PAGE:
Weir has also participated in the various reformations of the Grateful Dead's members, including 1998, 2000, and 2002 stints as The Other Ones and in 2003, 2004 and 2009 as The Dead.

Weir is an honorary member of the board of directors of the environmental organization Rainforest Action Network, along with Woody Harrelson, Bonnie Raitt, and John Densmore. He is also on the board of directors of the Rex Foundation.

Despite breaking his ribs in a tour bus accident in early October 2008, saying that "[I]t only hurts when I breathe, laugh, or hold a guitar," Weir performed with the remaining members of the Grateful Dead (Lesh, Kreutzmann, and Hart) with Jeff Chimenti (RatDog) on Keyboards and Warren Haynes (Gov't Mule, The Allman Brothers Band) on Lead Guitar and Vocals, on October 13, 2008, in a get out the vote Concert for Change at Penn State University

Personal life

Bob Weir and Mickey Hart performing at the Obama Inaugural, January 20, 2009.

Weir remained single throughout his years with the Grateful Dead, although he lived for several years with a woman named "Frankie," allegedly the inspiration for Weir's best-known song "Sugar Magnolia". On July 15, 1999 Weir married Natascha Muenter. They have two daughters, Shala Monet Weir and Chloe Kaelia Weir. Natascha's younger sister Leilani Munter is a race car driver in the NASCAR circuit.

Weir is reported to be a member of the Bohemian Club and has attended and performed at the secretive club's annual bacchanal at the Bohemian Grove. [6]

Philanthropy

In 2002, Weir signed on as an official supporter of Little Kids Rock, a non-profit organization that provides free musical instruments and instruction to children in underserved public schools throughout the U.S.A. In addition to sitting on LKR's Honorary Board of Directors, Weir's Furthur Foundation awarded LKR a grant to expand their programming and reach more students who had not been receiving music education.

Guitars

Onstage in 2007 playing a Modulus G3FH

Early pictures of The Warlocks in concert show him playing a Gretsch Duo-Jet, [7] and after the Warlocks became the Grateful Dead, Weir briefly played a Rickenbacker 365, a Guild Starfire IV acoustic-electric (with Garcia playing an identical Cherry Red Starfire IV, which appear very similar to the Gibson ES-335) as well as a Fender Telecaster before settling on for the following decade, the Gibson ES-335.[8] Weir usually played a cherry red 1965 ES-335 until the band's hiatus in 1974, although he did occasionally use a Gibson ES-345. Weir played a black Gibson Les Paul in 1971. Weir can also be seen playing a sunburst ES-335 in The Grateful Dead Movie, filmed in October of 1974. During the early 1970s, Weir also used a 1961 or 1962 Gibson SG.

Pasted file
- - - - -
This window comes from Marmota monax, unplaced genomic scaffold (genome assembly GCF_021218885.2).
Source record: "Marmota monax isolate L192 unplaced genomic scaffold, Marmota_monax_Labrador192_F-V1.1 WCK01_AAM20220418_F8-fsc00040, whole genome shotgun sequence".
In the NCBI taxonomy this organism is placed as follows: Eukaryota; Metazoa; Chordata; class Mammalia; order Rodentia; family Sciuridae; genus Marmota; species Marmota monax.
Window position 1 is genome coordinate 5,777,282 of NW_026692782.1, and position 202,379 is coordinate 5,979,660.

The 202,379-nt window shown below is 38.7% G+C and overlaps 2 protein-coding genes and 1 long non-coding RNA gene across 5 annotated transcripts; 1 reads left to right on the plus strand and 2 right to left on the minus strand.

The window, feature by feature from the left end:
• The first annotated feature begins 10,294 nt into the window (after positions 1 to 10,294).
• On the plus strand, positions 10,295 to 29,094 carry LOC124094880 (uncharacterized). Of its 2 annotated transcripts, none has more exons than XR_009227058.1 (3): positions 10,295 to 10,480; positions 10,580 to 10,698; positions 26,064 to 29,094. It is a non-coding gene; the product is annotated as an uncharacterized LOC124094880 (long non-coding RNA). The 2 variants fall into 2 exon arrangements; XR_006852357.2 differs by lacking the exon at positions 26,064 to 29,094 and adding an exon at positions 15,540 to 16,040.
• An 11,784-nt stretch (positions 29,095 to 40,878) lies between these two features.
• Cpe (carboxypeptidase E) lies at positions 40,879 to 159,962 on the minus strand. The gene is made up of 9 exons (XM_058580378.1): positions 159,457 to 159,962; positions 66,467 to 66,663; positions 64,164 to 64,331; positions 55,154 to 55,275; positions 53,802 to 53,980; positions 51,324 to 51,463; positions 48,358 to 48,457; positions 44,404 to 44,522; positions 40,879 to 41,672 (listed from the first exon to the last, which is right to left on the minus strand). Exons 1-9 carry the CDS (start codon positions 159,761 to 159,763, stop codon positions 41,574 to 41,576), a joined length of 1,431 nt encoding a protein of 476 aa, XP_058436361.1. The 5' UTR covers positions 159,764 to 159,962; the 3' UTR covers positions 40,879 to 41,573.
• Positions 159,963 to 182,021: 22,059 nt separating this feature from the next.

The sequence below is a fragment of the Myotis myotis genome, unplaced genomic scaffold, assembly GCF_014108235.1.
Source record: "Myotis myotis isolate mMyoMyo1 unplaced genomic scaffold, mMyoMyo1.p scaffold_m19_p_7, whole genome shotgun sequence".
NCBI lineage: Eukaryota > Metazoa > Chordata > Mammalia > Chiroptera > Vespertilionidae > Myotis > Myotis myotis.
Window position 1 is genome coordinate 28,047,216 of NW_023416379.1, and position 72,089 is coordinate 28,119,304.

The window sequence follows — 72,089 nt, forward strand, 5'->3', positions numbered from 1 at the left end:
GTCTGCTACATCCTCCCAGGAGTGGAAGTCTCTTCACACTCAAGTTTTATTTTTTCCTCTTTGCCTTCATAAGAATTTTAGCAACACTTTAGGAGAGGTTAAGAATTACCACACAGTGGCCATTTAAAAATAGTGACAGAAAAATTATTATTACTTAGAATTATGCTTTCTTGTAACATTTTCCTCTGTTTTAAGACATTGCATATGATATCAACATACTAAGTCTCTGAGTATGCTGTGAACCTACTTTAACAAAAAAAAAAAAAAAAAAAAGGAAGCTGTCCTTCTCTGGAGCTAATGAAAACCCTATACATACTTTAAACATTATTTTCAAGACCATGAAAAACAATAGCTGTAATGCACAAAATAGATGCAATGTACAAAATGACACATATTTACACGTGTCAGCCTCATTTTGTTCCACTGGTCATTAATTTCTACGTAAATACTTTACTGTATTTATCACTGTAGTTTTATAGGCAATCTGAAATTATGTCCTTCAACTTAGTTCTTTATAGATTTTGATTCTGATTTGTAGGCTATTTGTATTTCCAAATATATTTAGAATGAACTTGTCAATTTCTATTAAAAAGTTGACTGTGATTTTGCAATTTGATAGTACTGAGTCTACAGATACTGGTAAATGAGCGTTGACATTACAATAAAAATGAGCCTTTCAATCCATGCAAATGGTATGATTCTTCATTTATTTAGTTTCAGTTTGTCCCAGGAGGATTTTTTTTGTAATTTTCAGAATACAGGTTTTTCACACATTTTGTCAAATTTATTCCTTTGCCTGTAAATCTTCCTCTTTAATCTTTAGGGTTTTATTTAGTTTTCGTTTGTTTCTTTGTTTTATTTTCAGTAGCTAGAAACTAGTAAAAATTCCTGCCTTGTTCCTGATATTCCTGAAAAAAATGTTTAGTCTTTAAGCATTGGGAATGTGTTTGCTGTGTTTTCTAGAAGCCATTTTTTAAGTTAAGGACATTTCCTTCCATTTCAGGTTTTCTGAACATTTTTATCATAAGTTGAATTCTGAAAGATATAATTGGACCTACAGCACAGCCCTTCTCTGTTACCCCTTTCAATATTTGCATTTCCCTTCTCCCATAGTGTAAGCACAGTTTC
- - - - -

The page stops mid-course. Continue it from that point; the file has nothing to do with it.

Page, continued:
In 1974, Weir began working with Jeff Hasselberger at Ibanez to develop a custom instrument.[9] Weir began playing the Ibanez 2681 during the recording of Blues for Allah; this was a testbed instrument with sliding pickups that Hasselberger used to develop several additional 2681s for use onstage, as well as Weir's custom "Cowboy Fancy" guitar, which he played from 1979 until the mid-1980s.[10] Weir began using a Modulus Blackknife at that point, and continued to play the Blackknife, along with a hybrid Modulus/Casio guitar for the "Space" segment of Grateful Dead concerts for the rest of that band's history. Weir's acoustic guitars include several Martins, a Guild, an Ovation, and a line of Alvarez-Yairi signature models.

Of late, photos on Rat-Dog.com show Weir playing most often a Modulus G3FH custom and his returned to use Gibson ES-335. He has seemingly retired a 1956 Fender Telecaster previously owned by his late half-brother, James Parber.[11]

Discography

Notes

  1. ^ "Phil Lesh, Bob Weir, Joe Russo, Jay Lane, Jeff Chimenti and John Kadlecik Form New Band "Furthur", Set Dates For September, JamBase, August 14, 2009
  2. ^ a b McNally, Dennis. A Long Strange Trip: The Inside History of the Grateful Dead. New York: Broadway Books, 2002. ISBN 0767911857
  3. ^ Garcia An American Life by Blair Jackson 2000 pg. 67
  4. ^ McNally, p. 279, 284
  5. ^ Scott, John W. et al. (1999). DeadBase XI: The Complete Guide to Grateful Dead Song Lists, DeadBase, ISBN 1-877657-22-0, p. 8
  6. ^ http://www.dailymail.co.uk/news/article-460991/The-gentlemens-club-rich-famous-worships-1980s-Page-3-girl.html
  7. ^ Psychedelic News
  8. ^ Hunter, Robert, Stephen Peters, Chuck Wills, Dennis McNally. "Grateful Dead: The Illustrated Trip." DK ADULT; 1 Amer ed edition (October, 2003). ISBN 0-7894-9963-0
  9. ^ Ibanez
  10. ^ Weir Interview
  11. ^ Tele Story

References

External links